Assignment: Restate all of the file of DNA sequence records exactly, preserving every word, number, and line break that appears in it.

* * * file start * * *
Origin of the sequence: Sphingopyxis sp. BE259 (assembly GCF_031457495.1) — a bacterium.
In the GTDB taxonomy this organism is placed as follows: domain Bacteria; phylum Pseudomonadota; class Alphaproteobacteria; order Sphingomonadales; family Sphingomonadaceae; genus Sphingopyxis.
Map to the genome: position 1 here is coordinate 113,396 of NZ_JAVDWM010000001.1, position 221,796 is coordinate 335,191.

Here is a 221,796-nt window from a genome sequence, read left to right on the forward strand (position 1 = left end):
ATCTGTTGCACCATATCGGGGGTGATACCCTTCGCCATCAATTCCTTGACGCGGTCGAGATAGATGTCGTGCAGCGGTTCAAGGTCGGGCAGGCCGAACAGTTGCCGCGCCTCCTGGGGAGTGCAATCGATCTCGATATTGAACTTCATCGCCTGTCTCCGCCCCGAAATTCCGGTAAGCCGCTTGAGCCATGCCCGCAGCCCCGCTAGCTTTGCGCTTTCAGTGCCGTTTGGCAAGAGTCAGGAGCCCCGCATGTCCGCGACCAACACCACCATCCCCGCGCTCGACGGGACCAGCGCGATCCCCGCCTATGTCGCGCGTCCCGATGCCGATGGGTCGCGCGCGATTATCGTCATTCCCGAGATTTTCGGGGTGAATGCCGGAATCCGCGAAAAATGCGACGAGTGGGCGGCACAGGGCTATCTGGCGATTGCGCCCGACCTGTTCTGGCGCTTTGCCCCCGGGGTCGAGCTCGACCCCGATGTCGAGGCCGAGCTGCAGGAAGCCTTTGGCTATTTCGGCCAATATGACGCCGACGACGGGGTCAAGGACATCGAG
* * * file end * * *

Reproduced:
Origin of the sequence: Sphingopyxis sp. BE259 (assembly GCF_031457495.1) — a bacterium.
In the GTDB taxonomy this organism is placed as follows: domain Bacteria; phylum Pseudomonadota; class Alphaproteobacteria; order Sphingomonadales; family Sphingomonadaceae; genus Sphingopyxis.
Map to the genome: position 1 here is coordinate 113,396 of NZ_JAVDWM010000001.1, position 221,796 is coordinate 335,191.

Here is a 221,796-nt window from a genome sequence, read left to right on the forward strand (position 1 = left end):
ATCTGTTGCACCATATCGGGGGTGATACCCTTCGCCATCAATTCCTTGACGCGGTCGAGATAGATGTCGTGCAGCGGTTCAAGGTCGGGCAGGCCGAACAGTTGCCGCGCCTCCTGGGGAGTGCAATCGATCTCGATATTGAACTTCATCGCCTGTCTCCGCCCCGAAATTCCGGTAAGCCGCTTGAGCCATGCCCGCAGCCCCGCTAGCTTTGCGCTTTCAGTGCCGTTTGGCAAGAGTCAGGAGCCCCGCATGTCCGCGACCAACACCACCATCCCCGCGCTCGACGGGACCAGCGCGATCCCCGCCTATGTCGCGCGTCCCGATGCCGATGGGTCGCGCGCGATTATCGTCATTCCCGAGATTTTCGGGGTGAATGCCGGAATCCGCGAAAAATGCGACGAGTGGGCGGCACAGGGCTATCTGGCGATTGCGCCCGACCTGTTCTGGCGCTTTGCCCCCGGGGTCGAGCTCGACCCCGATGTCGAGGCCGAGCTGCAGGAAGCCTTTGGCTATTTCGGCCAATATGACGCCGACGACGGGGTCAAGGACATCGAG